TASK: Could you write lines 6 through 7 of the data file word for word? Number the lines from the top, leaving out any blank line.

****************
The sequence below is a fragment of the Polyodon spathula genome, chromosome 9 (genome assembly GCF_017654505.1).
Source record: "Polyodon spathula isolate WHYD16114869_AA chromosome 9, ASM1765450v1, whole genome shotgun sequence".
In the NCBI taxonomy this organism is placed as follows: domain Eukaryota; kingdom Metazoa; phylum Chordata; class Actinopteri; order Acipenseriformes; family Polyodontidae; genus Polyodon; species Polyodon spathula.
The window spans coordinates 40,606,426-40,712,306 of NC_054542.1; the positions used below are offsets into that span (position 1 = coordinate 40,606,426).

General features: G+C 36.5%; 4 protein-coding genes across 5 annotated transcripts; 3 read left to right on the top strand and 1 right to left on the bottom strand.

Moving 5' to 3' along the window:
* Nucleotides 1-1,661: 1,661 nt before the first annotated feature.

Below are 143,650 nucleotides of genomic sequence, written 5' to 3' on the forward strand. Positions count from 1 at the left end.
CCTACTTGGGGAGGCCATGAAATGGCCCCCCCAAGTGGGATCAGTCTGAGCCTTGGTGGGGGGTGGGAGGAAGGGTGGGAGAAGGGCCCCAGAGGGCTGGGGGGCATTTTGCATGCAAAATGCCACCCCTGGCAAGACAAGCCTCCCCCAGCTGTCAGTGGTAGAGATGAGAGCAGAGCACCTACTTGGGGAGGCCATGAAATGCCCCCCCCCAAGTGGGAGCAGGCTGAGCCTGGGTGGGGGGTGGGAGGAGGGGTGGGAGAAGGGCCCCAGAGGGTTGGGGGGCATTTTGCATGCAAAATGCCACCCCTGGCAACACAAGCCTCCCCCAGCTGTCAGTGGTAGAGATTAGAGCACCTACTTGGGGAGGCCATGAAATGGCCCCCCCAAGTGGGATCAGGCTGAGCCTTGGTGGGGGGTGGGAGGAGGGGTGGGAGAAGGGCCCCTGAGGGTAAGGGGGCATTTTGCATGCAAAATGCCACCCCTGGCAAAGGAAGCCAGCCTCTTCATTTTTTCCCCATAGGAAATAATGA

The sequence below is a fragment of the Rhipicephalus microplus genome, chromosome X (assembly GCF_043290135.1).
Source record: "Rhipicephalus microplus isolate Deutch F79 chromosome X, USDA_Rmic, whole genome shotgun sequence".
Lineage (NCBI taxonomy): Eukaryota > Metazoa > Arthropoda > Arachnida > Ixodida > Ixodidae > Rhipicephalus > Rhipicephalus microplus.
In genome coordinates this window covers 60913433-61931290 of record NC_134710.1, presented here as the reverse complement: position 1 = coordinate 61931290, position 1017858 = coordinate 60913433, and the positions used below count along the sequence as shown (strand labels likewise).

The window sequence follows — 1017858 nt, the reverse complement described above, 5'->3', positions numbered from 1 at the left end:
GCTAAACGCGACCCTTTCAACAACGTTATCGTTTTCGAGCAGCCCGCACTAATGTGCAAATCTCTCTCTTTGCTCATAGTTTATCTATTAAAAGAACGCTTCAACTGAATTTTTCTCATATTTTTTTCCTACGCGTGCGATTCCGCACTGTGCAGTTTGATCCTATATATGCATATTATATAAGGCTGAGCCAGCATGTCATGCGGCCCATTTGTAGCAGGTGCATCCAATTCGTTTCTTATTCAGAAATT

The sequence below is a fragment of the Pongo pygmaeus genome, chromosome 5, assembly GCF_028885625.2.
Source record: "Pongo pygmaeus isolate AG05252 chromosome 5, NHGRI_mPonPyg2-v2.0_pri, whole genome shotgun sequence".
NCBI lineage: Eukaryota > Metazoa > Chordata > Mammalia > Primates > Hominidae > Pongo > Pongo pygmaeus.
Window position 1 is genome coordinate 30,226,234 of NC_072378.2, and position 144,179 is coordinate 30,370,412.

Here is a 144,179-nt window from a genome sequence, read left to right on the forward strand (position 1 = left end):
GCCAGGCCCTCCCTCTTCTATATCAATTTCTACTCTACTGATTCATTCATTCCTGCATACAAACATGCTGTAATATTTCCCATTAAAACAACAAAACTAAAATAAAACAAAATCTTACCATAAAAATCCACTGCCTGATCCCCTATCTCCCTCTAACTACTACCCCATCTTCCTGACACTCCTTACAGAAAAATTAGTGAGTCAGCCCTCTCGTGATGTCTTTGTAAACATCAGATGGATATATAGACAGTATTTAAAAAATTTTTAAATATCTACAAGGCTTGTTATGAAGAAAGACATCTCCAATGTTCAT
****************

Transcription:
Moving 5' to 3' along the window:
* Nucleotides 1-1,661: 1,661 nt before the first annotated feature.